Making the Most of Community Partnerships

By Tom Frazier, Nicole Meyer and Maggie McCormick

Building partnerships with area businesses, agencies, and institutions has resulted in a multitude of benefits for the Bloomington Area Career Center in Bloomington, IL, as well as for the business partners.

Background – BACC by the Numbers
One of 24 area career centers in Illinois, the BACC serves 450 students from 16 high schools within a 40-mile radius. The center offers 13 programs of study, ranging from Fire Science to Culinary Arts, from industrial trades to medical professions. For many programs, students can earn dual college credit and/or industry-recognized certifications.

Success stories among their alumni include one who is completing a Physician’s Assistant degree, another who is the head technician for a BMW dealership, and a chef in California.

BACC leverages business partnerships to expand available resources and provide real-world experiences for the students. The nature of support from area businesses generally involves either program-specific or soft-skill training.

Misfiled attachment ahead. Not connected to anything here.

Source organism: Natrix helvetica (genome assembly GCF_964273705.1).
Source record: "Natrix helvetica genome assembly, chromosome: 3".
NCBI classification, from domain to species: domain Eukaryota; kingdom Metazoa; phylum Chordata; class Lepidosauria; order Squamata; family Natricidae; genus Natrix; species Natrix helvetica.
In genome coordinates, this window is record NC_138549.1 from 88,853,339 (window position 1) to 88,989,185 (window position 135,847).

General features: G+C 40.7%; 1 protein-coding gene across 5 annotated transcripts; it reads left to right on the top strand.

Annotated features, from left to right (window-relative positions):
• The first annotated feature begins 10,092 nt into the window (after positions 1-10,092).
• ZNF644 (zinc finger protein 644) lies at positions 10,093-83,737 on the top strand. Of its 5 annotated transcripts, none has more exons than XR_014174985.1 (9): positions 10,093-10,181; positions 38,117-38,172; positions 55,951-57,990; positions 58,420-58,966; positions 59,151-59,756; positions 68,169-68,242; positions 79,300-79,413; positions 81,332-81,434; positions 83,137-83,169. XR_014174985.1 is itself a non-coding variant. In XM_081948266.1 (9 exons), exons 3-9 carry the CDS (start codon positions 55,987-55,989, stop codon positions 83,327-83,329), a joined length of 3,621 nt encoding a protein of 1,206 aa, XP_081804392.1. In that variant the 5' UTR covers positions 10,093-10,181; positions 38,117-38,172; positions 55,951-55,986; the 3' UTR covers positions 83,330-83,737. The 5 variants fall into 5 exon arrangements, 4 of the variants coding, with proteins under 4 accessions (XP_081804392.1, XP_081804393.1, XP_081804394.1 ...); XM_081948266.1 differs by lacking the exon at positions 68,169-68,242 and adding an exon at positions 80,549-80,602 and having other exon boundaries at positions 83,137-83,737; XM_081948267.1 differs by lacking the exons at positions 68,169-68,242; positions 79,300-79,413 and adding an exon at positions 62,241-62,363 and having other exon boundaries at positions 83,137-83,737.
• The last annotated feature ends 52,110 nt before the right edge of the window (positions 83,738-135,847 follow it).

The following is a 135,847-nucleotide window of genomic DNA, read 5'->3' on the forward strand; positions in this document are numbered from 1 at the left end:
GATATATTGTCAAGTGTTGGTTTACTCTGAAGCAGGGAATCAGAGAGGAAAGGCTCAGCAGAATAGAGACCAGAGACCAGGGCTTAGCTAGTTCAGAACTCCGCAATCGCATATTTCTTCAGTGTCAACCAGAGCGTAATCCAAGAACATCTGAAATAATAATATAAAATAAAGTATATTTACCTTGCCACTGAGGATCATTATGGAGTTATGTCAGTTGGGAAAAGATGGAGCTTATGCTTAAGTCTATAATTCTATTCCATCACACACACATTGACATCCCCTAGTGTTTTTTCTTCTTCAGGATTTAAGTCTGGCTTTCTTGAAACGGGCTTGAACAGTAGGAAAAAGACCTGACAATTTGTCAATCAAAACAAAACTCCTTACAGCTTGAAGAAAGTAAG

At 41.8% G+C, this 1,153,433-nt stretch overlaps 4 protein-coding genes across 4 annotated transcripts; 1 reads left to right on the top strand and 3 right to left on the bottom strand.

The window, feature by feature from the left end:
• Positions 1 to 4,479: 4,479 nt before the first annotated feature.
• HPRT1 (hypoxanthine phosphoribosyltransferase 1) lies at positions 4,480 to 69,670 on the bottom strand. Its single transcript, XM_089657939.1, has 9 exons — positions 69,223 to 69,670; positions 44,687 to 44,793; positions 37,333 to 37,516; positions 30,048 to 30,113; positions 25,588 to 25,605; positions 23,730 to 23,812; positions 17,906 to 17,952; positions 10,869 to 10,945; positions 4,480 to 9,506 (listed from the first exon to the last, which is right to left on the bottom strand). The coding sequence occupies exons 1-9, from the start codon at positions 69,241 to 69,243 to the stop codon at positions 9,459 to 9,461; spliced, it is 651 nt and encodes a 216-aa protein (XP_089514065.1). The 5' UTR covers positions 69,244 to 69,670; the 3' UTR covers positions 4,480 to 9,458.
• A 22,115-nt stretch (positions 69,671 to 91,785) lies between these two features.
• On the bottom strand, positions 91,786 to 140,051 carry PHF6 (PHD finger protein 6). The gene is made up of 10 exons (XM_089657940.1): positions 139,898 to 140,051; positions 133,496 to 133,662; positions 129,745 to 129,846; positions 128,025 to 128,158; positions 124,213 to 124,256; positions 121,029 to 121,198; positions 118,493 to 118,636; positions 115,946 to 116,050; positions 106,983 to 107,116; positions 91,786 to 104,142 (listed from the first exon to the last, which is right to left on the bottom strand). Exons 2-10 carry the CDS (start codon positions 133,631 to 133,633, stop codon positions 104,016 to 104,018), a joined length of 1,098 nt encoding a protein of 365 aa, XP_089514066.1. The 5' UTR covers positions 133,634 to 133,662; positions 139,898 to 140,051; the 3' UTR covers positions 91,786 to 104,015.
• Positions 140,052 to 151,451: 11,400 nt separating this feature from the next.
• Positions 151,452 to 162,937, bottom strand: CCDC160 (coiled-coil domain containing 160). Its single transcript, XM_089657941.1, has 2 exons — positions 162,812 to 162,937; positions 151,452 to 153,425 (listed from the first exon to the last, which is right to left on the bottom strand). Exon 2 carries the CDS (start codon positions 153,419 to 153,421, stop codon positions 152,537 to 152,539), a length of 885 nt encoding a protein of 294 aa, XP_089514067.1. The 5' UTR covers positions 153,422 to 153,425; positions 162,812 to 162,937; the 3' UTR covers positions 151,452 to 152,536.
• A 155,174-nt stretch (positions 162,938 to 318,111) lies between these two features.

Program-specific support often comes in the form of guest speakers, on-site training, and hands-on experiences. For example, in cooperation with both the Bloomington and Normal Fire Departments, Fire Science students have access to facilities and equipment for training that could not be offered by BACC alone. This also allows them to add specialized training, such as hazardous materials and technical rescue.

Other programs provide students with realistic learning experiences as well as ways to contribute using their developing skills. Civil Engineering and Architecture students have designed layouts for a couple of restaurants, Construction Trades students work on Habitat for Humanity homes, and Nurse Assistant students practice skills through clinical rotations in local nursing homes or hospitals. Faculty for a new program starting in Fall 2015, Computer Maintenance Technology, hope to give students experience through providing IT support for local school districts. This would save money for each district as well.

Students report the real-world experiences help refine their career choices, as with the Health Careers student who has identified her preferred settings and patient populations. Upon graduation, some students are job-ready, able to immediately start their careers with experience and credentials. Others use their training as a launch pad for further education, going on to pursue careers in engineering, architecture, or nursing, to name a few.

Soft Skills